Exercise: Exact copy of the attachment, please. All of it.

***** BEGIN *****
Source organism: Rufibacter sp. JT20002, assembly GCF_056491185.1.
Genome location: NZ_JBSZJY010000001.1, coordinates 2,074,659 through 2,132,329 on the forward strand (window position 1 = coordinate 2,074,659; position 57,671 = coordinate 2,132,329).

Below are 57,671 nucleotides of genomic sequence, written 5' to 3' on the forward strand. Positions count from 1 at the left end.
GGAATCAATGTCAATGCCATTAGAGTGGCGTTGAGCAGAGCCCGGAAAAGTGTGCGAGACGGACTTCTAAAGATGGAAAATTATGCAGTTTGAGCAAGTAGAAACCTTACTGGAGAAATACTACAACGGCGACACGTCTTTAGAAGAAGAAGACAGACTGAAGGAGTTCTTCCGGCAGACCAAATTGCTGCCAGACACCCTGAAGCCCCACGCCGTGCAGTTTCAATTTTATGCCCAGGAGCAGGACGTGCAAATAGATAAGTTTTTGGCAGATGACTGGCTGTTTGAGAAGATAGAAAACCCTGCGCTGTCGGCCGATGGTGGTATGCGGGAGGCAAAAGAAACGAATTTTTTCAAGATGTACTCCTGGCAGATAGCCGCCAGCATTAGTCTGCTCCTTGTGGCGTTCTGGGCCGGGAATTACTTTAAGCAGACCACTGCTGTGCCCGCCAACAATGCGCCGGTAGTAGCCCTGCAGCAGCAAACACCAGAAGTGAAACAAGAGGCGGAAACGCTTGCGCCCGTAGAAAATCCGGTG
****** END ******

Source organism: Rufibacter sp. JT20002, assembly GCF_056491185.1.
Genome location: NZ_JBSZJY010000001.1, coordinates 2,074,659 through 2,132,329 on the forward strand (window position 1 = coordinate 2,074,659; position 57,671 = coordinate 2,132,329).

Below are 57,671 nucleotides of genomic sequence, written 5' to 3' on the forward strand. Positions count from 1 at the left end.
GGAATCAATGTCAATGCCATTAGAGTGGCGTTGAGCAGAGCCCGGAAAAGTGTGCGAGACGGACTTCTAAAGATGGAAAATTATGCAGTTTGAGCAAGTAGAAACCTTACTGGAGAAATACTACAACGGCGACACGTCTTTAGAAGAAGAAGACAGACTGAAGGAGTTCTTCCGGCAGACCAAATTGCTGCCAGACACCCTGAAGCCCCACGCCGTGCAGTTTCAATTTTATGCCCAGGAGCAGGACGTGCAAATAGATAAGTTTTTGGCAGATGACTGGCTGTTTGAGAAGATAGAAAACCCTGCGCTGTCGGCCGATGGTGGTATGCGGGAGGCAAAAGAAACGAATTTTTTCAAGATGTACTCCTGGCAGATAGCCGCCAGCATTAGTCTGCTCCTTGTGGCGTTCTGGGCCGGGAATTACTTTAAGCAGACCACTGCTGTGCCCGCCAACAATGCGCCGGTAGTAGCCCTGCAGCAGCAAACACCAGAAGTGAAACAAGAGGCGGAAACGCTTGCGCCCGTAGAAAATCCGGTG